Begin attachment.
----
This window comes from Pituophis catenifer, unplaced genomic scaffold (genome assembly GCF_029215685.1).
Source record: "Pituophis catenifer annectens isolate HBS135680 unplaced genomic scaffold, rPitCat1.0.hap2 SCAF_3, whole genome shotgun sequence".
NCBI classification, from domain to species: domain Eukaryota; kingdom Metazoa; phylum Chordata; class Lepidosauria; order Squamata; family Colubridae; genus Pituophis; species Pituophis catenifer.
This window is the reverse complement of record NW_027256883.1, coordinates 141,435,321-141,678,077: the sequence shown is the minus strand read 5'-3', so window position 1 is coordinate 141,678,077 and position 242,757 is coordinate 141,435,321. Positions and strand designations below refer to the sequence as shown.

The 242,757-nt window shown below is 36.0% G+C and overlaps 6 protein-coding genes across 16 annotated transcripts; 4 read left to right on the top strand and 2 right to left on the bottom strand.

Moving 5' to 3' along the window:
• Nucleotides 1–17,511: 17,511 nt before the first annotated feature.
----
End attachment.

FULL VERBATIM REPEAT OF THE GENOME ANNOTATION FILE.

This window comes from Pituophis catenifer, unplaced genomic scaffold (genome assembly GCF_029215685.1).
Source record: "Pituophis catenifer annectens isolate HBS135680 unplaced genomic scaffold, rPitCat1.0.hap2 SCAF_3, whole genome shotgun sequence".
NCBI classification, from domain to species: domain Eukaryota; kingdom Metazoa; phylum Chordata; class Lepidosauria; order Squamata; family Colubridae; genus Pituophis; species Pituophis catenifer.
This window is the reverse complement of record NW_027256883.1, coordinates 141,435,321-141,678,077: the sequence shown is the minus strand read 5'-3', so window position 1 is coordinate 141,678,077 and position 242,757 is coordinate 141,435,321. Positions and strand designations below refer to the sequence as shown.

The 242,757-nt window shown below is 36.0% G+C and overlaps 6 protein-coding genes across 16 annotated transcripts; 4 read left to right on the top strand and 2 right to left on the bottom strand.

Moving 5' to 3' along the window:
• Nucleotides 1–17,511: 17,511 nt before the first annotated feature.